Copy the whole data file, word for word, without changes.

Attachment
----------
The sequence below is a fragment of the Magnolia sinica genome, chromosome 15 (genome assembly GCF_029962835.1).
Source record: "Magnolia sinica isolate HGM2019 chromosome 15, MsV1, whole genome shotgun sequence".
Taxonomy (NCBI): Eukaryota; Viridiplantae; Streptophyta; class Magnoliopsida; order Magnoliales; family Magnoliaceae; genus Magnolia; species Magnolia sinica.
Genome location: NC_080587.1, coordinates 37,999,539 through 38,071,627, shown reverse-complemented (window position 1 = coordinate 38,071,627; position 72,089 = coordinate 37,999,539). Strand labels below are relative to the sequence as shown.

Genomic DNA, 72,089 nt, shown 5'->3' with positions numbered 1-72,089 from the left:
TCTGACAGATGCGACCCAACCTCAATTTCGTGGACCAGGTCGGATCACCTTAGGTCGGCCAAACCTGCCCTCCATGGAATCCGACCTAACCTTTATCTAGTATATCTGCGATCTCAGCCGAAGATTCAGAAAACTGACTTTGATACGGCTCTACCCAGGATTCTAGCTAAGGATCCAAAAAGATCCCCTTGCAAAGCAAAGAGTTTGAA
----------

The sequence below is a fragment of the Magnolia sinica genome, chromosome 15 (genome assembly GCF_029962835.1).
Source record: "Magnolia sinica isolate HGM2019 chromosome 15, MsV1, whole genome shotgun sequence".
Taxonomy (NCBI): Eukaryota; Viridiplantae; Streptophyta; class Magnoliopsida; order Magnoliales; family Magnoliaceae; genus Magnolia; species Magnolia sinica.
Genome location: NC_080587.1, coordinates 37,999,539 through 38,071,627, shown reverse-complemented (window position 1 = coordinate 38,071,627; position 72,089 = coordinate 37,999,539). Strand labels below are relative to the sequence as shown.

Genomic DNA, 72,089 nt, shown 5'->3' with positions numbered 1-72,089 from the left:
TCTGACAGATGCGACCCAACCTCAATTTCGTGGACCAGGTCGGATCACCTTAGGTCGGCCAAACCTGCCCTCCATGGAATCCGACCTAACCTTTATCTAGTATATCTGCGATCTCAGCCGAAGATTCAGAAAACTGACTTTGATACGGCTCTACCCAGGATTCTAGCTAAGGATCCAAAAAGATCCCCTTGCAAAGCAAAGAGTTTGAA